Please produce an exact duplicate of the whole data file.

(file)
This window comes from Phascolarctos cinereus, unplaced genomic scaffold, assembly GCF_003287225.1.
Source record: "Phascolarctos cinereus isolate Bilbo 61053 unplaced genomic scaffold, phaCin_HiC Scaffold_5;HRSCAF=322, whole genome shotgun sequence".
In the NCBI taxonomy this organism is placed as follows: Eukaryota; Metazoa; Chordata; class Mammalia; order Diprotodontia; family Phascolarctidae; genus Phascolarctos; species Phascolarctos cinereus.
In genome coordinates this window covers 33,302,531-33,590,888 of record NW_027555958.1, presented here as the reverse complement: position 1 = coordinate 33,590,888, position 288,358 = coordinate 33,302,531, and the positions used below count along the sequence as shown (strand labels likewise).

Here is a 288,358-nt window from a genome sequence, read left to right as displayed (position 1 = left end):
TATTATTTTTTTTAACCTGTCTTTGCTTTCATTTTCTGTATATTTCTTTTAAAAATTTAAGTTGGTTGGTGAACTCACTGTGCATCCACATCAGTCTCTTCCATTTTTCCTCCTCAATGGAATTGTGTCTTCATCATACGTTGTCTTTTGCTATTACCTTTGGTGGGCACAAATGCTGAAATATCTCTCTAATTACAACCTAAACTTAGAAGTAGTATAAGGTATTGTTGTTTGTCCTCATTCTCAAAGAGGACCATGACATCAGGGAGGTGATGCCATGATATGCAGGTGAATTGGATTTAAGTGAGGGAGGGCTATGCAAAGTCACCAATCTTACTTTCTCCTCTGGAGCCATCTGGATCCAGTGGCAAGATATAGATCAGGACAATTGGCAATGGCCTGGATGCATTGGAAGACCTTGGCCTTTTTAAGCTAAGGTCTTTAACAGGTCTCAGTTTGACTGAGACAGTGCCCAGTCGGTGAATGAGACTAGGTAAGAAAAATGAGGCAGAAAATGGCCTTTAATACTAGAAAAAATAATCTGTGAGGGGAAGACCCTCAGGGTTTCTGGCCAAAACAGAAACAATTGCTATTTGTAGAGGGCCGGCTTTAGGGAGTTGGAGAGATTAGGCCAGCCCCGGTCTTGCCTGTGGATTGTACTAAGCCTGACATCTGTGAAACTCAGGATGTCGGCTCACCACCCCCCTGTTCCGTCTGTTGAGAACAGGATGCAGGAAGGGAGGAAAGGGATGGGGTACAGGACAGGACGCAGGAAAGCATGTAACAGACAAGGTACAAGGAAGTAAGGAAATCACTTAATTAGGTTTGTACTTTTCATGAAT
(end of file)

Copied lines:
This window comes from Phascolarctos cinereus, unplaced genomic scaffold, assembly GCF_003287225.1.
Source record: "Phascolarctos cinereus isolate Bilbo 61053 unplaced genomic scaffold, phaCin_HiC Scaffold_5;HRSCAF=322, whole genome shotgun sequence".
In the NCBI taxonomy this organism is placed as follows: Eukaryota; Metazoa; Chordata; class Mammalia; order Diprotodontia; family Phascolarctidae; genus Phascolarctos; species Phascolarctos cinereus.
In genome coordinates this window covers 33,302,531-33,590,888 of record NW_027555958.1, presented here as the reverse complement: position 1 = coordinate 33,590,888, position 288,358 = coordinate 33,302,531, and the positions used below count along the sequence as shown (strand labels likewise).

Here is a 288,358-nt window from a genome sequence, read left to right as displayed (position 1 = left end):
TATTATTTTTTTTAACCTGTCTTTGCTTTCATTTTCTGTATATTTCTTTTAAAAATTTAAGTTGGTTGGTGAACTCACTGTGCATCCACATCAGTCTCTTCCATTTTTCCTCCTCAATGGAATTGTGTCTTCATCATACGTTGTCTTTTGCTATTACCTTTGGTGGGCACAAATGCTGAAATATCTCTCTAATTACAACCTAAACTTAGAAGTAGTATAAGGTATTGTTGTTTGTCCTCATTCTCAAAGAGGACCATGACATCAGGGAGGTGATGCCATGATATGCAGGTGAATTGGATTTAAGTGAGGGAGGGCTATGCAAAGTCACCAATCTTACTTTCTCCTCTGGAGCCATCTGGATCCAGTGGCAAGATATAGATCAGGACAATTGGCAATGGCCTGGATGCATTGGAAGACCTTGGCCTTTTTAAGCTAAGGTCTTTAACAGGTCTCAGTTTGACTGAGACAGTGCCCAGTCGGTGAATGAGACTAGGTAAGAAAAATGAGGCAGAAAATGGCCTTTAATACTAGAAAAAATAATCTGTGAGGGGAAGACCCTCAGGGTTTCTGGCCAAAACAGAAACAATTGCTATTTGTAGAGGGCCGGCTTTAGGGAGTTGGAGAGATTAGGCCAGCCCCGGTCTTGCCTGTGGATTGTACTAAGCCTGACATCTGTGAAACTCAGGATGTCGGCTCACCACCCCCCTGTTCCGTCTGTTGAGAACAGGATGCAGGAAGGGAGGAAAGGGATGGGGTACAGGACAGGACGCAGGAAAGCATGTAACAGACAAGGTACAAGGAAGTAAGGAAATCACTTAATTAGGTTTGTACTTTTCATGAAT